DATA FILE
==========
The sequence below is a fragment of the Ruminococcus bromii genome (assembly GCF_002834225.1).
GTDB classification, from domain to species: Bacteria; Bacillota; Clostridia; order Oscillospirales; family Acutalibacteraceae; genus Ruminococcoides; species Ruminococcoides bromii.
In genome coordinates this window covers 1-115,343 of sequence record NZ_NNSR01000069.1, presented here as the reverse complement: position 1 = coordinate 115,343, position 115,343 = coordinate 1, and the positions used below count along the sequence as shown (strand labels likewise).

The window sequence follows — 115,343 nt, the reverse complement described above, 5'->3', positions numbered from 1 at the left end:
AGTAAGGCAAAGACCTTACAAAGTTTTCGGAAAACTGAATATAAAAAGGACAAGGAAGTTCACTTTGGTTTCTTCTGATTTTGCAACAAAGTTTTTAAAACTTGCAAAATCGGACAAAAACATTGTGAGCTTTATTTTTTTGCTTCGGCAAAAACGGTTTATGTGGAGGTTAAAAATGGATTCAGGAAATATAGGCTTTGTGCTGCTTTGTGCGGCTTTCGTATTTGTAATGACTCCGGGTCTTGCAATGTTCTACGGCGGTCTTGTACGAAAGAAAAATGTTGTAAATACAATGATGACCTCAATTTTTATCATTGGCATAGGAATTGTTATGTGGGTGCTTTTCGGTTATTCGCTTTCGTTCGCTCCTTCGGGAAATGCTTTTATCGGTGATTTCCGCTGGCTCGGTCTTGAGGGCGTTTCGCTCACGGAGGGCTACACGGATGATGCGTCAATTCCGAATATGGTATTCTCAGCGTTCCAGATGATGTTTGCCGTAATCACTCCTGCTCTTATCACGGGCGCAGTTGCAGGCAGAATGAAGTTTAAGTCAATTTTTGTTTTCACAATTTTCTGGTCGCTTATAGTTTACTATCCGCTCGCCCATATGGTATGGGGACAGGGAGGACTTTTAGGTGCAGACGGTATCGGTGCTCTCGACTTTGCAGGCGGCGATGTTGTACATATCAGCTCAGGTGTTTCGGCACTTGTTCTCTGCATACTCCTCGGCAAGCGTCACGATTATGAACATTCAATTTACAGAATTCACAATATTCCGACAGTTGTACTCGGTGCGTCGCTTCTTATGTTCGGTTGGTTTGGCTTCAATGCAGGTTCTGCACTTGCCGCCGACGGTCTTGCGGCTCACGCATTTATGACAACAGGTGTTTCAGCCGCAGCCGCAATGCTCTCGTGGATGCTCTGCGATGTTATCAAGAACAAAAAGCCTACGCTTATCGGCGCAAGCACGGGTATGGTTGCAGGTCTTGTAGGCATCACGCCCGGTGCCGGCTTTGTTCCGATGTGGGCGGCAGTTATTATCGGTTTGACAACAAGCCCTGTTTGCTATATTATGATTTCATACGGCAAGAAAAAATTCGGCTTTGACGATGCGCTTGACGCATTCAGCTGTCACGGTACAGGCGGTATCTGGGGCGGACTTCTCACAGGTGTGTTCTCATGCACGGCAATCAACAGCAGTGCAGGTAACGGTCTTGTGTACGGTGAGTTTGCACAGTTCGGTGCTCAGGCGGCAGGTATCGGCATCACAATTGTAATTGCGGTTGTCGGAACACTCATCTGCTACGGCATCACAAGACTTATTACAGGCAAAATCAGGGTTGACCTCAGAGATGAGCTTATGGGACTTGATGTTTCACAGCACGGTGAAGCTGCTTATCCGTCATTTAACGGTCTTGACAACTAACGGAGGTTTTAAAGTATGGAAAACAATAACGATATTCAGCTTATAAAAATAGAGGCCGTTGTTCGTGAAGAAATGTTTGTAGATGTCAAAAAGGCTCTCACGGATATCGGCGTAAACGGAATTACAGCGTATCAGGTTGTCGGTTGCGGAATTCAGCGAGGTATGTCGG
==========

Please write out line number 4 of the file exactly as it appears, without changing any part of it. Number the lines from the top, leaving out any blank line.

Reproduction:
The window sequence follows — 115,343 nt, the reverse complement described above, 5'->3', positions numbered from 1 at the left end: